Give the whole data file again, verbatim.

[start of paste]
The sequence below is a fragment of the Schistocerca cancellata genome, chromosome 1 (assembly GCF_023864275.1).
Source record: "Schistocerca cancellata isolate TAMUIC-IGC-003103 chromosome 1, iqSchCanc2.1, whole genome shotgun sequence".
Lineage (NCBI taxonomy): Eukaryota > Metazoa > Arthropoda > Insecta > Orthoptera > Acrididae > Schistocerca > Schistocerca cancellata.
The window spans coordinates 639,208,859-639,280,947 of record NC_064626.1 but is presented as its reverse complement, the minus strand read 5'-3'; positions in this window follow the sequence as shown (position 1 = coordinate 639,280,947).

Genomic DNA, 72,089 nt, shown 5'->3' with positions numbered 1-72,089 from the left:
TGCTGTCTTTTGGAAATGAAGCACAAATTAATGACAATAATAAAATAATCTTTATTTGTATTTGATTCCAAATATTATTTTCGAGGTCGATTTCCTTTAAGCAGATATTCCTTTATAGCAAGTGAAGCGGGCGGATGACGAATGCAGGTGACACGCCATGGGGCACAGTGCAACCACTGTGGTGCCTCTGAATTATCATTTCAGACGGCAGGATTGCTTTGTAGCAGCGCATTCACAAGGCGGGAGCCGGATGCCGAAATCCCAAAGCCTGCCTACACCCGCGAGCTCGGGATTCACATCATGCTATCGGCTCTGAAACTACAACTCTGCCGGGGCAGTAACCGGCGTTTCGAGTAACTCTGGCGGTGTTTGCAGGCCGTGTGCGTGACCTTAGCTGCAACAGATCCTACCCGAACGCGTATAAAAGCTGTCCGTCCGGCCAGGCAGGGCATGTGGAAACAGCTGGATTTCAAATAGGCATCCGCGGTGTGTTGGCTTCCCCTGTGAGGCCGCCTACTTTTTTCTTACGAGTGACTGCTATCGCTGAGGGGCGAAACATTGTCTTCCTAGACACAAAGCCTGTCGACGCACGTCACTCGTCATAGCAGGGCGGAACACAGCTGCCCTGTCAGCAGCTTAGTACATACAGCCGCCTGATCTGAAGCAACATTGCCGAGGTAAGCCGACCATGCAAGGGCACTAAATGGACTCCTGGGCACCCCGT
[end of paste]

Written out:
The sequence below is a fragment of the Schistocerca cancellata genome, chromosome 1 (assembly GCF_023864275.1).
Source record: "Schistocerca cancellata isolate TAMUIC-IGC-003103 chromosome 1, iqSchCanc2.1, whole genome shotgun sequence".
Lineage (NCBI taxonomy): Eukaryota > Metazoa > Arthropoda > Insecta > Orthoptera > Acrididae > Schistocerca > Schistocerca cancellata.
The window spans coordinates 639,208,859-639,280,947 of record NC_064626.1 but is presented as its reverse complement, the minus strand read 5'-3'; positions in this window follow the sequence as shown (position 1 = coordinate 639,280,947).

Genomic DNA, 72,089 nt, shown 5'->3' with positions numbered 1-72,089 from the left:
TGCTGTCTTTTGGAAATGAAGCACAAATTAATGACAATAATAAAATAATCTTTATTTGTATTTGATTCCAAATATTATTTTCGAGGTCGATTTCCTTTAAGCAGATATTCCTTTATAGCAAGTGAAGCGGGCGGATGACGAATGCAGGTGACACGCCATGGGGCACAGTGCAACCACTGTGGTGCCTCTGAATTATCATTTCAGACGGCAGGATTGCTTTGTAGCAGCGCATTCACAAGGCGGGAGCCGGATGCCGAAATCCCAAAGCCTGCCTACACCCGCGAGCTCGGGATTCACATCATGCTATCGGCTCTGAAACTACAACTCTGCCGGGGCAGTAACCGGCGTTTCGAGTAACTCTGGCGGTGTTTGCAGGCCGTGTGCGTGACCTTAGCTGCAACAGATCCTACCCGAACGCGTATAAAAGCTGTCCGTCCGGCCAGGCAGGGCATGTGGAAACAGCTGGATTTCAAATAGGCATCCGCGGTGTGTTGGCTTCCCCTGTGAGGCCGCCTACTTTTTTCTTACGAGTGACTGCTATCGCTGAGGGGCGAAACATTGTCTTCCTAGACACAAAGCCTGTCGACGCACGTCACTCGTCATAGCAGGGCGGAACACAGCTGCCCTGTCAGCAGCTTAGTACATACAGCCGCCTGATCTGAAGCAACATTGCCGAGGTAAGCCGACCATGCAAGGGCACTAAATGGACTCCTGGGCACCCCGT